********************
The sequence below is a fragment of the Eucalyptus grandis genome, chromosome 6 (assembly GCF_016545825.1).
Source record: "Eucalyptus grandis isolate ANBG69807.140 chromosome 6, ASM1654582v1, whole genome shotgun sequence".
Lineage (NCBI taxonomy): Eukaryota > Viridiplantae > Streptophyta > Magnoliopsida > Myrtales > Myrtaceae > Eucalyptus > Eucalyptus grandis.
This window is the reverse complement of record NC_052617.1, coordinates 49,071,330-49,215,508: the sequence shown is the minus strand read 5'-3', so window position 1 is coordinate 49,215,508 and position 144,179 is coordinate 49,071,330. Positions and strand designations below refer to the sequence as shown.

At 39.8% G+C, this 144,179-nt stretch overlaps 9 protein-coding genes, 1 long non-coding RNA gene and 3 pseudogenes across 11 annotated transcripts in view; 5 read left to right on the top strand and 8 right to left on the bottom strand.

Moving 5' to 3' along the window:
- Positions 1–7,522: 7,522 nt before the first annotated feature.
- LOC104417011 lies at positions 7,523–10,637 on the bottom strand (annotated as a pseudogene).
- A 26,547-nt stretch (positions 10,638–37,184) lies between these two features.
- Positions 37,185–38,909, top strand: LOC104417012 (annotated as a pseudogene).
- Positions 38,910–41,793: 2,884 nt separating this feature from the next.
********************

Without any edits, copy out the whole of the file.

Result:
The sequence below is a fragment of the Eucalyptus grandis genome, chromosome 6 (assembly GCF_016545825.1).
Source record: "Eucalyptus grandis isolate ANBG69807.140 chromosome 6, ASM1654582v1, whole genome shotgun sequence".
Lineage (NCBI taxonomy): Eukaryota > Viridiplantae > Streptophyta > Magnoliopsida > Myrtales > Myrtaceae > Eucalyptus > Eucalyptus grandis.
This window is the reverse complement of record NC_052617.1, coordinates 49,071,330-49,215,508: the sequence shown is the minus strand read 5'-3', so window position 1 is coordinate 49,215,508 and position 144,179 is coordinate 49,071,330. Positions and strand designations below refer to the sequence as shown.

At 39.8% G+C, this 144,179-nt stretch overlaps 9 protein-coding genes, 1 long non-coding RNA gene and 3 pseudogenes across 11 annotated transcripts in view; 5 read left to right on the top strand and 8 right to left on the bottom strand.

Moving 5' to 3' along the window:
- Positions 1–7,522: 7,522 nt before the first annotated feature.
- LOC104417011 lies at positions 7,523–10,637 on the bottom strand (annotated as a pseudogene).
- A 26,547-nt stretch (positions 10,638–37,184) lies between these two features.
- Positions 37,185–38,909, top strand: LOC104417012 (annotated as a pseudogene).
- Positions 38,910–41,793: 2,884 nt separating this feature from the next.